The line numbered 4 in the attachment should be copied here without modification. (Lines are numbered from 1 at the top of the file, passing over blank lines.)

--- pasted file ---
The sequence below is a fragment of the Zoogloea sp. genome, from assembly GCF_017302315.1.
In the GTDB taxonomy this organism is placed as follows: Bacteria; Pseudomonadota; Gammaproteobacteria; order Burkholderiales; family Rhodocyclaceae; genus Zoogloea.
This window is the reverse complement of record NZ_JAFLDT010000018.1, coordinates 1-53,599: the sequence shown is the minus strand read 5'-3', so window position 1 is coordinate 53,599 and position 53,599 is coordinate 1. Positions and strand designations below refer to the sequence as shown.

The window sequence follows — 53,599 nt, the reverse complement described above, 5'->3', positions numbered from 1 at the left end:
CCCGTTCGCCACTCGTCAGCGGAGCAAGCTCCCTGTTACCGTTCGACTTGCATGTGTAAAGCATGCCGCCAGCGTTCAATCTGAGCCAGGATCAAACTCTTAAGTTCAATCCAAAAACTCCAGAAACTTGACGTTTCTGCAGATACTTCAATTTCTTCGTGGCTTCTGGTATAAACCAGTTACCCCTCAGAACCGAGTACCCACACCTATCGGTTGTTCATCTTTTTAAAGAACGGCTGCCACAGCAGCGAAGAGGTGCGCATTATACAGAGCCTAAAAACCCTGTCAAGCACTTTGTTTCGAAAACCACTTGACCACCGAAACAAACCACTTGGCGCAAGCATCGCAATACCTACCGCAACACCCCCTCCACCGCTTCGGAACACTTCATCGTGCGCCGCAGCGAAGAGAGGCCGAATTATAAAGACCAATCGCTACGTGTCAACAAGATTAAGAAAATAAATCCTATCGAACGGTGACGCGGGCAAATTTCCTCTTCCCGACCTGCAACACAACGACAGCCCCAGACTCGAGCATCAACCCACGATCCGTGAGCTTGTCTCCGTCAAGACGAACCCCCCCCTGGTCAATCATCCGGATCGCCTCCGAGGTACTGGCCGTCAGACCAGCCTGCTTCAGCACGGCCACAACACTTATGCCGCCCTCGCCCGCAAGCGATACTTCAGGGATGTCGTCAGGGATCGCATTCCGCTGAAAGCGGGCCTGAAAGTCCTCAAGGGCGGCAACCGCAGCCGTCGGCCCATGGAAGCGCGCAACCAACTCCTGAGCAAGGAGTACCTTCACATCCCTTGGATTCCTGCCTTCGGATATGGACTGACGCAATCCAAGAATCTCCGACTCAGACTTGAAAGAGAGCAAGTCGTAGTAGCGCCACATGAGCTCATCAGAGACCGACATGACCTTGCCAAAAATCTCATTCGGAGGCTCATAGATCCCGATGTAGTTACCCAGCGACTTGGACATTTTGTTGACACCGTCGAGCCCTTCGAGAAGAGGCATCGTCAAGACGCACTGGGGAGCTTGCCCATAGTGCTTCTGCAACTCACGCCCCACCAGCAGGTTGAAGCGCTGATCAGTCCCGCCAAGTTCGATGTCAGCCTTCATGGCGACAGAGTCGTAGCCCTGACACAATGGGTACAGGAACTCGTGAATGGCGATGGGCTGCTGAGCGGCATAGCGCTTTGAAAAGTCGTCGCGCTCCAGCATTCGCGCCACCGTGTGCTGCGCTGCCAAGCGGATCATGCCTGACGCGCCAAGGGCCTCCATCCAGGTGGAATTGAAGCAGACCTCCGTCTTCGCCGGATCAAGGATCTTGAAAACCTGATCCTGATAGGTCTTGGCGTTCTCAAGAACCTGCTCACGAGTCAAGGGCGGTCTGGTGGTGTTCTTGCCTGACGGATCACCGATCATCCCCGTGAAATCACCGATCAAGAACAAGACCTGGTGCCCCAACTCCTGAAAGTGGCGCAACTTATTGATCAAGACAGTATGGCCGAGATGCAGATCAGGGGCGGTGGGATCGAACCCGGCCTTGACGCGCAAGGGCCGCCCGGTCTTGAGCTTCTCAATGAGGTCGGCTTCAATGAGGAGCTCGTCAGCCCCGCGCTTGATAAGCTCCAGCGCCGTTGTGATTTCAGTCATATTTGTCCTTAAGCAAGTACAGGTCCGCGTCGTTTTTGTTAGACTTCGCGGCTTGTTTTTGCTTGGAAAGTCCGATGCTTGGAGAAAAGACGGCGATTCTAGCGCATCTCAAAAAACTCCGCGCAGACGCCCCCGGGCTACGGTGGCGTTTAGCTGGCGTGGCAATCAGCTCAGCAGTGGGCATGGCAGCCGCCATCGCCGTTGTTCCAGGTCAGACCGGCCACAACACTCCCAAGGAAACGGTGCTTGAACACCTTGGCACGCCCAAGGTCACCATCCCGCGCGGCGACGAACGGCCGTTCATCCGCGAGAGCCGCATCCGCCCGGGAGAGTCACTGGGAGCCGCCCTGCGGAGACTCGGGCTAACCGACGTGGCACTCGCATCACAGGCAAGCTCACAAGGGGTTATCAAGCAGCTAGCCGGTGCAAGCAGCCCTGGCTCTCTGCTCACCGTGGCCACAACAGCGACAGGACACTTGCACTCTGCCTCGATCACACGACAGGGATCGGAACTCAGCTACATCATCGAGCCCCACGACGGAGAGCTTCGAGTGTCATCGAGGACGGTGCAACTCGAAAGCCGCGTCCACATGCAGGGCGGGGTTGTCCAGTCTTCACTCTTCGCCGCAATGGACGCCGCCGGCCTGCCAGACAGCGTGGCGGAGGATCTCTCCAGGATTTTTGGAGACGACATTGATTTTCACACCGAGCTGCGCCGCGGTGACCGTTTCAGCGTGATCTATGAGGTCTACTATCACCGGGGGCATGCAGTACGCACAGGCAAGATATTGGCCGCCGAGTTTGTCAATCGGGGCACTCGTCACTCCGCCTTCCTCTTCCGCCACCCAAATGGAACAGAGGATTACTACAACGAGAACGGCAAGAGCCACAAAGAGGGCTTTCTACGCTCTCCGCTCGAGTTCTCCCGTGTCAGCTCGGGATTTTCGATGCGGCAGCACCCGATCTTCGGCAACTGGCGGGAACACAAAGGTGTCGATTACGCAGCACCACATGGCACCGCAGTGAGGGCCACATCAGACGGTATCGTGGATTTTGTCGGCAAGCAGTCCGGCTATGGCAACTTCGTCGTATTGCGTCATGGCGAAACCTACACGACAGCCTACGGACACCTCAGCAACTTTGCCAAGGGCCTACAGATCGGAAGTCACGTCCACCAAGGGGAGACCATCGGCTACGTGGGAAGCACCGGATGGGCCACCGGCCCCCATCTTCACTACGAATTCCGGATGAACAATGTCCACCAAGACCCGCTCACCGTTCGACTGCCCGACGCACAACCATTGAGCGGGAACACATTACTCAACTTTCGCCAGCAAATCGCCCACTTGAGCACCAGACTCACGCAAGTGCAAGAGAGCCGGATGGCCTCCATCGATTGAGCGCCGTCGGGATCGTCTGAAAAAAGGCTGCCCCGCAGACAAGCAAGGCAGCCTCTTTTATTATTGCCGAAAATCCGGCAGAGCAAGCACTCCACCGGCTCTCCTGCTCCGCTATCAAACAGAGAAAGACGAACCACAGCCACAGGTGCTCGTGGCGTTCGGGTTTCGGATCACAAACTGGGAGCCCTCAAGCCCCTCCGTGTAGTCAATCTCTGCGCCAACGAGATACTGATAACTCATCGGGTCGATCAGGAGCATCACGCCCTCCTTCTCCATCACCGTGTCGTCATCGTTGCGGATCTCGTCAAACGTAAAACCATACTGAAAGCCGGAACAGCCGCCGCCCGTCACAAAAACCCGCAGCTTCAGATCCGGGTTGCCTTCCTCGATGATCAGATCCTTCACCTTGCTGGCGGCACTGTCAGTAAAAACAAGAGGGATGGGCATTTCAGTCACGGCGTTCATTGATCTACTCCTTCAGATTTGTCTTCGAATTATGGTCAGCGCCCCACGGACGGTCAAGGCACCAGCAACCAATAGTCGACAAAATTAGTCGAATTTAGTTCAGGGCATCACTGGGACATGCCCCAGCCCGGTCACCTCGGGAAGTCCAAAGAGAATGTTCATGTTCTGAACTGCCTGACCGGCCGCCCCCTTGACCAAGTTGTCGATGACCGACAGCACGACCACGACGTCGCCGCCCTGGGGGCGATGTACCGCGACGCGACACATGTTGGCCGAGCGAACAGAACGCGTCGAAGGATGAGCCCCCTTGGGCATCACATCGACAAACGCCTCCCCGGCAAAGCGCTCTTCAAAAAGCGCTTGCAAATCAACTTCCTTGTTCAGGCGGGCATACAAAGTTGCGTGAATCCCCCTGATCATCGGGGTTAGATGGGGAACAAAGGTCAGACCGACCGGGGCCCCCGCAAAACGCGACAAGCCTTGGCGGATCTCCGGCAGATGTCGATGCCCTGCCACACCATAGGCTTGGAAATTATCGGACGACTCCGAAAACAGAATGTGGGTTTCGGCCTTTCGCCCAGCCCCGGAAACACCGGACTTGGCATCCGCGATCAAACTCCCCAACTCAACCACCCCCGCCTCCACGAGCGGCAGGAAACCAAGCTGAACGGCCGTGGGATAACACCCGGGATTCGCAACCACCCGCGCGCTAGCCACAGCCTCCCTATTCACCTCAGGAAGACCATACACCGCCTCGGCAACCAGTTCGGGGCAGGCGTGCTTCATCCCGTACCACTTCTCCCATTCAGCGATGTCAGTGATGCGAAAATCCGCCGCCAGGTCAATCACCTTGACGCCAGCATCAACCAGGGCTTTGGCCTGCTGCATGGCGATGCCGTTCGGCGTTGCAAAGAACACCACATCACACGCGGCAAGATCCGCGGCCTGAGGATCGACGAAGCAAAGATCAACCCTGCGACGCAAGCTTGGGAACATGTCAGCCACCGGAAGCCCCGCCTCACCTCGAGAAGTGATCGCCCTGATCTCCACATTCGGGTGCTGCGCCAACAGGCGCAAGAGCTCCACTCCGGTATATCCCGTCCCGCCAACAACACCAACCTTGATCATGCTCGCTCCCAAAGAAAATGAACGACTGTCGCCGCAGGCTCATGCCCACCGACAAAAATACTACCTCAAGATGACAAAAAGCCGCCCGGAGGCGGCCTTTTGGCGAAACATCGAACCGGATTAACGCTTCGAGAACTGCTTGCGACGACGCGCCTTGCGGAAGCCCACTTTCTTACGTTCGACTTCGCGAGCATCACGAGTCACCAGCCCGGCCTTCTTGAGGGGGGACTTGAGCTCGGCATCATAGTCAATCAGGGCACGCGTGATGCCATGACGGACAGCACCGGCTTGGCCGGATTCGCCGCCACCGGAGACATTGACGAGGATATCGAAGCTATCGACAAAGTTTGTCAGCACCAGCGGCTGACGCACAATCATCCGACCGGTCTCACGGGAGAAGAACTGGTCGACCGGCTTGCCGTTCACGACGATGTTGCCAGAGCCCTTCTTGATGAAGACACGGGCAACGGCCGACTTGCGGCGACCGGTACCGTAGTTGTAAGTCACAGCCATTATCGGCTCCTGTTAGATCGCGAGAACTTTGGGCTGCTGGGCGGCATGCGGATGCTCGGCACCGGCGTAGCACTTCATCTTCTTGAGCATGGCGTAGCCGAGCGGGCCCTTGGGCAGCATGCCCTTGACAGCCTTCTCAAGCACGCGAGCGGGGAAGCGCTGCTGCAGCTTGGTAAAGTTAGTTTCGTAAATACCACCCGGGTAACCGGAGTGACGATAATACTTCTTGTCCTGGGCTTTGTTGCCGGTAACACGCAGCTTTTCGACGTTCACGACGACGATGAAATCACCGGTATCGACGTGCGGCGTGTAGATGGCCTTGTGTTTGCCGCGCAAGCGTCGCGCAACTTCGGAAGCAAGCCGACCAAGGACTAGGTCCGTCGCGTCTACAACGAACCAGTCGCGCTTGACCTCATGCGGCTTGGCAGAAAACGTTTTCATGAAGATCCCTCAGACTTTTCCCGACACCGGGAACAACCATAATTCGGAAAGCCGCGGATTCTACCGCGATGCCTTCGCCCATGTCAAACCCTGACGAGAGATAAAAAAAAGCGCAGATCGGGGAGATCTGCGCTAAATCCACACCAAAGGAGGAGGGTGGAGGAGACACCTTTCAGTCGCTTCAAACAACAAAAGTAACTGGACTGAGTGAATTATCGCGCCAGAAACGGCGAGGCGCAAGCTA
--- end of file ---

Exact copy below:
The window sequence follows — 53,599 nt, the reverse complement described above, 5'->3', positions numbered from 1 at the left end: